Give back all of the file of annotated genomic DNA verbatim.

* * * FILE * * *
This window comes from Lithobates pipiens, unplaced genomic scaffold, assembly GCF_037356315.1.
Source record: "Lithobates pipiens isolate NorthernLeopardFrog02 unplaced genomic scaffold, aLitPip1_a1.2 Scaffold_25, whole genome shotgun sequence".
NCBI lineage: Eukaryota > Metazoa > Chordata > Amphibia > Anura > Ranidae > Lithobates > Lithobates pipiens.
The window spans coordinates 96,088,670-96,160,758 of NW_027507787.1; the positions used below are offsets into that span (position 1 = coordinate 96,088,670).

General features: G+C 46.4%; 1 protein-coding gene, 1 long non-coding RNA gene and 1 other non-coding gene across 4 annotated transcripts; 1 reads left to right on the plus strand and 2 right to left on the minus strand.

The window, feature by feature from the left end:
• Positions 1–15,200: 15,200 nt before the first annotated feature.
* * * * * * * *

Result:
This window comes from Lithobates pipiens, unplaced genomic scaffold, assembly GCF_037356315.1.
Source record: "Lithobates pipiens isolate NorthernLeopardFrog02 unplaced genomic scaffold, aLitPip1_a1.2 Scaffold_25, whole genome shotgun sequence".
NCBI lineage: Eukaryota > Metazoa > Chordata > Amphibia > Anura > Ranidae > Lithobates > Lithobates pipiens.
The window spans coordinates 96,088,670-96,160,758 of NW_027507787.1; the positions used below are offsets into that span (position 1 = coordinate 96,088,670).

General features: G+C 46.4%; 1 protein-coding gene, 1 long non-coding RNA gene and 1 other non-coding gene across 4 annotated transcripts; 1 reads left to right on the plus strand and 2 right to left on the minus strand.

The window, feature by feature from the left end:
• Positions 1–15,200: 15,200 nt before the first annotated feature.